The natural gas market in Europe has evolves at a frantic pace in 2022. The obvious is with the Russian invasion of Ukraine and Europe’s dependance on it. Before that was the changing Energy dynamic through Brexit and ESG policies. That led to a shift in new LNG imports from the US and Australia and Qatar. That has led to a disconnect between pipeline benchmark Title Transfer Facility (TTF) and LNG arriving by sea at the continent’s ports which EC President Ursula von der Leyen has recognized.
“Today, our gas market has changed dramatically from pipeline mainly to increasing amounts of liquefied natural gas,” she said. “But the benchmark used in the gas market – the TTF – has not adapted. This is why the Commission will work on establishing a more representative benchmark.”
The EC is looking for a new index that would cover LNG deliveries at regasification terminals and provide another reference price for “the supply and demand dynamics of international gas markets.”
The Commission said it would “deepen its discussion with member states about the best ways to reduce gas prices” in the weeks ahead following an address before the European Parliament last week by EC President Ursula von der Leyen.
An important fact is that the LNG arriving this year to fill the Russian deficit is less expensive than the gas traded on Europe’s pipeline hubs. The result has been rampant speculation and volatility. The nexus between actual prices paid and the TTF is wildly different making it not acceptable for secure hedging.
The EC has proposed revenue caps on some power producers and a windfall tax on the excess profits of oil and gas fuel companies. They are also proposing targets to cut electricity demand to help reduce consumer energy bills. However, this is not an easy path as they have seen with the market’s response to the UK’s price caps and energy bills wrecking the British pound and bond markets on Friday. What was being proposed just a week ago with regards to caps in some European countries looks dead in the water given the risk to the Euro and bond markets.
Storage inventories are at 85.6% of capacity, ahead of the 80% target the EU set for Nov. 1.
Rampant food and energy inflation has also cut into power demand across Europe.
Excess profits and revenues would be redirected to consumers, but the European Union (EU) executive branch avoided proposing price caps for imported natural gas. The reality is proposals by the EC to control soaring energy costs don’t directly affect natural gas plays in Europe and are unlikely to soften volatility as is. Hence the need to change the benchmark.
“I don’t think the measures proposed by the Commission will help reduce gas prices,” said Rystad Energy’s Carlos Torres-Diaz, head of gas and power markets. “I think the proposed solution is more reasonable than trying to cap gas prices as the latter could have resulted in a further drop in gas supplies and hence a tighter market.” Adding “will hardly alter the energy mix meaning that gas will continue to be needed in the power sector to meet demand.”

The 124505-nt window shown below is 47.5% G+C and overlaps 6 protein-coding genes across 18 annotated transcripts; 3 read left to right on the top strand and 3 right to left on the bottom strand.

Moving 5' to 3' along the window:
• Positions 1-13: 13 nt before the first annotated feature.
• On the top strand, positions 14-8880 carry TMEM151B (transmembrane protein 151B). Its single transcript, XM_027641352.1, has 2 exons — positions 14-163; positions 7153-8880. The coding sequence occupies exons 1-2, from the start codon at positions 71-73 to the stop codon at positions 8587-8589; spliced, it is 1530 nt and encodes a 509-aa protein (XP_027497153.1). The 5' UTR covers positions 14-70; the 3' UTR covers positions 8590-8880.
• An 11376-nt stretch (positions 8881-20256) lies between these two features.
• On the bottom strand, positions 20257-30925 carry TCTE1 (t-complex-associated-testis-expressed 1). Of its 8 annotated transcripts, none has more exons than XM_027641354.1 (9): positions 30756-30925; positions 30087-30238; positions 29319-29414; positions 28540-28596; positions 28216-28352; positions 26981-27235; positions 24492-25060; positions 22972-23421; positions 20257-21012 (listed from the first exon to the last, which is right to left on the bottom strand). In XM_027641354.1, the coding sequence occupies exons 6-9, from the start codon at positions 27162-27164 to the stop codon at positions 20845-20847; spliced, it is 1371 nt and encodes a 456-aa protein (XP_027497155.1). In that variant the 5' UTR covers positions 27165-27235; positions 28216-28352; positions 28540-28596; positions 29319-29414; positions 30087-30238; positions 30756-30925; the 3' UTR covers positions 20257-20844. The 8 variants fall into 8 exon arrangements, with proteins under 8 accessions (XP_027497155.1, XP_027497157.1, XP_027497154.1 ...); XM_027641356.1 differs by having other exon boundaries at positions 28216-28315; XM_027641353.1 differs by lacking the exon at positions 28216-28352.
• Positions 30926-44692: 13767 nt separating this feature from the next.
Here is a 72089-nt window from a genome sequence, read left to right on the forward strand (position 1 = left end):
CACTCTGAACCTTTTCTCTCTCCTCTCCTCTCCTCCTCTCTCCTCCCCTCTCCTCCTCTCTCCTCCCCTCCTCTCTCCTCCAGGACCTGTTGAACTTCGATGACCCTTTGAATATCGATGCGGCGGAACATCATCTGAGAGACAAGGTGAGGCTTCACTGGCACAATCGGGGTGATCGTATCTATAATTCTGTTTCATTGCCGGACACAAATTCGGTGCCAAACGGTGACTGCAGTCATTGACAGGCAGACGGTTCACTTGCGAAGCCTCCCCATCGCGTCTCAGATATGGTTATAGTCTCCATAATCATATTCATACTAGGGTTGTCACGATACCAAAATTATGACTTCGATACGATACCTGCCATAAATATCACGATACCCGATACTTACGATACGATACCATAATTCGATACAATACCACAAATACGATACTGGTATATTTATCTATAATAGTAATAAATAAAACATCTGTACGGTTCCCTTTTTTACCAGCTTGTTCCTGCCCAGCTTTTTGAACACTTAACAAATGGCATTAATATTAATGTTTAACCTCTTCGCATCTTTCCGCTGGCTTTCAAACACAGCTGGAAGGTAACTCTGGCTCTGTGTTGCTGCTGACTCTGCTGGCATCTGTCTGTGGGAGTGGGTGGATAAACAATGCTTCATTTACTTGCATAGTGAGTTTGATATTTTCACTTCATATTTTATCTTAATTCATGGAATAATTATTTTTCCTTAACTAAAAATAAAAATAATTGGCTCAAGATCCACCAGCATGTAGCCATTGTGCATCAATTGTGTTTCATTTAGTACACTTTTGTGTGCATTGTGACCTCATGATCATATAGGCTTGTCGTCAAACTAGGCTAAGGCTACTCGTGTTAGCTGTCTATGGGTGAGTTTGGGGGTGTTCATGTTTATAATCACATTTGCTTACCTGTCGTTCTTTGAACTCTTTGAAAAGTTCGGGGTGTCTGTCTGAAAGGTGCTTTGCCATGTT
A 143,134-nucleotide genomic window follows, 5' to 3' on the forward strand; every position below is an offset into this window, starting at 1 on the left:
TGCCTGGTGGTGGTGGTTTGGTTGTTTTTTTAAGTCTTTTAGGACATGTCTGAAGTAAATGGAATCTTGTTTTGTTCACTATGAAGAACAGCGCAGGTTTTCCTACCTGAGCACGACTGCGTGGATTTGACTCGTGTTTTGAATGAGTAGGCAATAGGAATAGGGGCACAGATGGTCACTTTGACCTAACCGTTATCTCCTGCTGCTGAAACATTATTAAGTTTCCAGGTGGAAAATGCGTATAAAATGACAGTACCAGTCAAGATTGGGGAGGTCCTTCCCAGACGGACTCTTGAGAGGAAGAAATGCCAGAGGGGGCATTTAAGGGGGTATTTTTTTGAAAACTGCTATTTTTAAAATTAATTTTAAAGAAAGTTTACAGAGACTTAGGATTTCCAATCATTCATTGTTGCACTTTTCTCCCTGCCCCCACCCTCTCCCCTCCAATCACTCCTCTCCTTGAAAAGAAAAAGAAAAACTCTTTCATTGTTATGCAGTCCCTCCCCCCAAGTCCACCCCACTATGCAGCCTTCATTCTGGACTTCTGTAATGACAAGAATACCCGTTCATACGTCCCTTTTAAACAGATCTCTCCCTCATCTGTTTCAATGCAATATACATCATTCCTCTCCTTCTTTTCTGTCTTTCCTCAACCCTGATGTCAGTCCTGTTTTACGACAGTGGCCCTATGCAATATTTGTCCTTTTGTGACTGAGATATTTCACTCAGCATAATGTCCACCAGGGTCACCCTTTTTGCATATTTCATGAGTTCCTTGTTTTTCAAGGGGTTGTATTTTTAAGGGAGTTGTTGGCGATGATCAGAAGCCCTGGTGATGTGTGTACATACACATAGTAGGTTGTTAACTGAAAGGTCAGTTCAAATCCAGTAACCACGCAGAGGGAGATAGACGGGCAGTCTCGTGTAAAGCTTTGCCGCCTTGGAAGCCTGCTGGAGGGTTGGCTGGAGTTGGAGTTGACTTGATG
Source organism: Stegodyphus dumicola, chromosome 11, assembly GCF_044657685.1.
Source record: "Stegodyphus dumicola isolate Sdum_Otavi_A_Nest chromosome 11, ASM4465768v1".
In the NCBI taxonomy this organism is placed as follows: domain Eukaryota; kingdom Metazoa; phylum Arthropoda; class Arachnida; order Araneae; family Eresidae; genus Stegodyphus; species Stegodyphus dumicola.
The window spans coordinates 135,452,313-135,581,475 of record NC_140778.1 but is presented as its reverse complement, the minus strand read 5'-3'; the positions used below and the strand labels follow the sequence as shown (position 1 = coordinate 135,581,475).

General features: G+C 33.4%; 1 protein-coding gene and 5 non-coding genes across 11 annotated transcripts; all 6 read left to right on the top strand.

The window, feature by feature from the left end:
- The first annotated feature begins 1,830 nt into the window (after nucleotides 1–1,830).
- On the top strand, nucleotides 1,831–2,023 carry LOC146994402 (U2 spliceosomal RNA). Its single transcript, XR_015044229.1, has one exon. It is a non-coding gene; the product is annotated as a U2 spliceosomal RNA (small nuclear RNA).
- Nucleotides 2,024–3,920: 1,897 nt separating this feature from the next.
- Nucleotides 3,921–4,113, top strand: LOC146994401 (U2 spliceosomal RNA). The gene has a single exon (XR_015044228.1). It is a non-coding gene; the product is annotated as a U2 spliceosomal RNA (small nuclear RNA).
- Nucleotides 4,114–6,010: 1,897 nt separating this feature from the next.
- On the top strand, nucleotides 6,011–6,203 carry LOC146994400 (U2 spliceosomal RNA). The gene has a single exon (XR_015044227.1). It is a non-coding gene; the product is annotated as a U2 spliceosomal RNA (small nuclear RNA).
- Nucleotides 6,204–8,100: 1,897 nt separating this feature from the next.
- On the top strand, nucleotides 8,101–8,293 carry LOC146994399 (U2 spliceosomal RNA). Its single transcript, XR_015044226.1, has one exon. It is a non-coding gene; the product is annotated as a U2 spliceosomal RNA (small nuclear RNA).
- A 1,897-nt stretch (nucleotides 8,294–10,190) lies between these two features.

Simply caps could result in lowering EU supply as sellers would redirect volumes for better prices in other markets, and there is no shortage of demand for natural gas at his time. This would put upward pressure on prices at benchmark TTF.
Indeed, the LNG that has flooded the continent this year is less expensive than the gas traded on the continent’s pipeline hubs.
Spark Commodities’ front-month Northwest Europe (NWE) LNG basis assesses the difference between physical cargoes delivered ex-ship (DES) to import terminals and the TTF benchmark. Last week it was negative $18.79/MMBtu last week. Spark’s front-month Southwest Europe LNG basis was at negative $17.62.
Record highs for TTF of over $100 late last month saw Spark assess the NWE LNG basis differential at a record of negative $19.255 on Aug. 25.
In the past the TTF European gas pipeline price was seen as a sufficient proxy for delivered LNG into Northwest Europe, with the differential between these prices being a small spread. It would often match the costs to regasify and send the gas into the grid. Clearly since the abruptness of ending Russian pipeline gas the TTF NWE and SWE matrix has changed substantially.
The wide discount stems by the record volumes of LNG arriving in Europe. The bulk of the LNG arrive from the United States. U.S. netbacks underscore the profitability of sending spot cargoes to Europe rather than Asia. Import capacity is another factor.
We are heading into the European winter and though TTF has fallen by 40% in recent weeks from highs of more than $100 to around $60 this week. Henry Hub at the same time has fallen from over $9.20 to $6.60 at the same time. There is a connection. Henry Hub being the benchmark futures contract is also the main pricing point for U.S. LNG, which has accounted for the bulk of global supply growth in recent years coming from Sabine. LA and Cheniere.
Be interesting what the EC signs off on for a new benchmark for not just TTF but US HH natural gas futures. Speculators and hedgers alike await.
Source: Reuters, TC
From The TradersCommunity Research Desk